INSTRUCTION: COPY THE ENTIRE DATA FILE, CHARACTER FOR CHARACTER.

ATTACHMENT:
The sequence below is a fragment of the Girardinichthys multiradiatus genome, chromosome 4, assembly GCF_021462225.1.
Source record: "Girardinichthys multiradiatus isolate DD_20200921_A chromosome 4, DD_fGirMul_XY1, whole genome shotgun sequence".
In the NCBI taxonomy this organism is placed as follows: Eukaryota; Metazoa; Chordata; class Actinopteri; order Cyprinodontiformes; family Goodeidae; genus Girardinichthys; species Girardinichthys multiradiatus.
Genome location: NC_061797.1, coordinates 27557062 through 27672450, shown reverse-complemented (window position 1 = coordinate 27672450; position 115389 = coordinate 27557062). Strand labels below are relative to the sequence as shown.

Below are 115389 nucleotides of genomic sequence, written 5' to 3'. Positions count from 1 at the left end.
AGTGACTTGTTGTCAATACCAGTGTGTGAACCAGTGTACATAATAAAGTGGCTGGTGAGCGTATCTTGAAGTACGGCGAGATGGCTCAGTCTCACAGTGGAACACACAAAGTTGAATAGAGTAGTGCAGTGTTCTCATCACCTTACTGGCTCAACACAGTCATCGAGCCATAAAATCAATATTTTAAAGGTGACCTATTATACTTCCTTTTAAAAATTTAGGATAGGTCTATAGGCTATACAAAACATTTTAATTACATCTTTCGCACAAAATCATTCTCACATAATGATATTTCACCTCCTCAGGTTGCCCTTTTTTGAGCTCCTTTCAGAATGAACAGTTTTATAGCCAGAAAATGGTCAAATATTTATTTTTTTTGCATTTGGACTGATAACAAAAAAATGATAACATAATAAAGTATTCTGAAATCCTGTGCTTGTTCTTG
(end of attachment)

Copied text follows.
The sequence below is a fragment of the Girardinichthys multiradiatus genome, chromosome 4, assembly GCF_021462225.1.
Source record: "Girardinichthys multiradiatus isolate DD_20200921_A chromosome 4, DD_fGirMul_XY1, whole genome shotgun sequence".
In the NCBI taxonomy this organism is placed as follows: Eukaryota; Metazoa; Chordata; class Actinopteri; order Cyprinodontiformes; family Goodeidae; genus Girardinichthys; species Girardinichthys multiradiatus.
Genome location: NC_061797.1, coordinates 27557062 through 27672450, shown reverse-complemented (window position 1 = coordinate 27672450; position 115389 = coordinate 27557062). Strand labels below are relative to the sequence as shown.

Below are 115389 nucleotides of genomic sequence, written 5' to 3'. Positions count from 1 at the left end.
AGTGACTTGTTGTCAATACCAGTGTGTGAACCAGTGTACATAATAAAGTGGCTGGTGAGCGTATCTTGAAGTACGGCGAGATGGCTCAGTCTCACAGTGGAACACACAAAGTTGAATAGAGTAGTGCAGTGTTCTCATCACCTTACTGGCTCAACACAGTCATCGAGCCATAAAATCAATATTTTAAAGGTGACCTATTATACTTCCTTTTAAAAATTTAGGATAGGTCTATAGGCTATACAAAACATTTTAATTACATCTTTCGCACAAAATCATTCTCACATAATGATATTTCACCTCCTCAGGTTGCCCTTTTTTGAGCTCCTTTCAGAATGAACAGTTTTATAGCCAGAAAATGGTCAAATATTTATTTTTTTTGCATTTGGACTGATAACAAAAAAATGATAACATAATAAAGTATTCTGAAATCCTGTGCTTGTTCTTG